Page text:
Ex-FBI official says Trump's 'flipping' talk is straight out of the Sopranos
MSNBC host Nicolle Wallace and former FBI assistant director for counter-intelligence Frank Figliuzzi (Photo: Screen capture)

During a Thursday panel discussion with MSNBC's Nicolle Wallace, former FBI assistant director for counter-intelligence Frank Figliuzzi called Donald Trump's interview like something out of the "Sopranos."

He explained that this scandal is much bigger than a simple campaign finance violation.

"Let's not forget that we've got money laundering, bank fraud. We still have Russian collusion. That's what this is all about and what it started with," Figliuzzi said. "And now today we have the president of the United States suggesting that maybe cooperating with prosecutors should be outlawed."

He joined the school of commentators calling it like something out of the mob.

"I'm struck continually by how much some of this conversation sounds like wiretaps in an organized crime case or an episode of the "Sopranos" where some Coppo is talking about whacking somebody who is flipping and cooperating. We're getting very close to that."

Wallace was so struck by his comments she said she wanted to cut them and replay it before the end of the show.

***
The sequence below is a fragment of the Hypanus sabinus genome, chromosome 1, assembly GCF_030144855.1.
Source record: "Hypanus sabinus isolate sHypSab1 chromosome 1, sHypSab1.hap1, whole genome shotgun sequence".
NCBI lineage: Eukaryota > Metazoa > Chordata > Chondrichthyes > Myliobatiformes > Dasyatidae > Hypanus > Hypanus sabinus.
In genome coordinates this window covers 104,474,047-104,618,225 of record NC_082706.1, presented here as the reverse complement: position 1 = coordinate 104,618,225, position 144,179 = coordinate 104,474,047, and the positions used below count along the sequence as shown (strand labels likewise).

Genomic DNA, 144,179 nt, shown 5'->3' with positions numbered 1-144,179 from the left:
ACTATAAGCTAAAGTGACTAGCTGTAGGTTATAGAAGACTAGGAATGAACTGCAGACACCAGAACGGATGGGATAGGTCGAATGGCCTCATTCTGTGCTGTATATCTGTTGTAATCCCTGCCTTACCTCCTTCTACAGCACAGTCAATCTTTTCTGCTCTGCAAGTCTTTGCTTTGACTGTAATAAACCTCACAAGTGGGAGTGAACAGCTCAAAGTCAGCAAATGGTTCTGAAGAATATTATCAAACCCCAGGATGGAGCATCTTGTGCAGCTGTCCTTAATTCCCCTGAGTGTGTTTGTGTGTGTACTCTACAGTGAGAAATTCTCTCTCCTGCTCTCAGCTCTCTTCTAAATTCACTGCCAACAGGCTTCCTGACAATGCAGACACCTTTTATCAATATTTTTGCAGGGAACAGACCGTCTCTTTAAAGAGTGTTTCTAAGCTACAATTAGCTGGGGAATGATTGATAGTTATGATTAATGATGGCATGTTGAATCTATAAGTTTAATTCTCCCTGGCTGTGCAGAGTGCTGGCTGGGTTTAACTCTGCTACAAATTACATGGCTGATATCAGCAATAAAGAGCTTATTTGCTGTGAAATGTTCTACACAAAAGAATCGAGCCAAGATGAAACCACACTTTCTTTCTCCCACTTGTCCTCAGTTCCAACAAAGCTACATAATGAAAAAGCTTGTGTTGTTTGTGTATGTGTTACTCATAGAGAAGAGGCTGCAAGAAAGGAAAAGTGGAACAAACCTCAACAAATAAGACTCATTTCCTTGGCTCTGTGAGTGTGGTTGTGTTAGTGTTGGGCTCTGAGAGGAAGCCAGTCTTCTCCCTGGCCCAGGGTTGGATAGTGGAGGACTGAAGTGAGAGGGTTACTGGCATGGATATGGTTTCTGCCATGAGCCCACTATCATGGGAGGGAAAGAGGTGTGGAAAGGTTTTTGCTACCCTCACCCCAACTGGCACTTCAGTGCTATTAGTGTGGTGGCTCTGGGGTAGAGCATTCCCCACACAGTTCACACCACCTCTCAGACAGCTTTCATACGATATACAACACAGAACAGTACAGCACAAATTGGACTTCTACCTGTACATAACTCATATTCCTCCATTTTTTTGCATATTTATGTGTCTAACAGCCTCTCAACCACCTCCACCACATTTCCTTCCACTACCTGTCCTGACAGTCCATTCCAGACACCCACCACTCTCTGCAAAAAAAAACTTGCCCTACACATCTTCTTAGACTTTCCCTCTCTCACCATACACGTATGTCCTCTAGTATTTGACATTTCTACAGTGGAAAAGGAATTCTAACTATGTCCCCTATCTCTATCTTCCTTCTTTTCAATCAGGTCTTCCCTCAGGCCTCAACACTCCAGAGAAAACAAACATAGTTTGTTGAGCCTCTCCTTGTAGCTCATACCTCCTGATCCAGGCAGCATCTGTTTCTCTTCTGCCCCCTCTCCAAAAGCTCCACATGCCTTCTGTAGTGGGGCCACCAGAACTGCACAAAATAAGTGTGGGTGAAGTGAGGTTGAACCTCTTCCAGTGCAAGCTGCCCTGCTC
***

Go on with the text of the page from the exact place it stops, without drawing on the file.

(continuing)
In an interview with Fox News that aired Thursday morning, Trump said he thought the practice of "flipping" should "almost" be illegal.

"I know all about flipping, 30, 40 years I have been watching flippers," Trump said. "Everything is wonderful and then they get 10 years in jail and they flip on whoever the next highest one is or as high as you can go."

Former U.S. Attorney Chuck Rosenberg honed in on a specific part of the comments about watching these so-called "flippers."

"Prosecutors rely all the time on the information we receive from cooperators," Rosenberg said. "I don't call them flippers. I think that's a ridiculous word. I find it curious that the president knows so many. People who work in law enforcement tend to know folks who cooperate, but for the president to say he's been surrounded by that for 30 or 40 years, I think underscores Frank's point that it sounds a bit like a mob family."

Watch the full conversation below: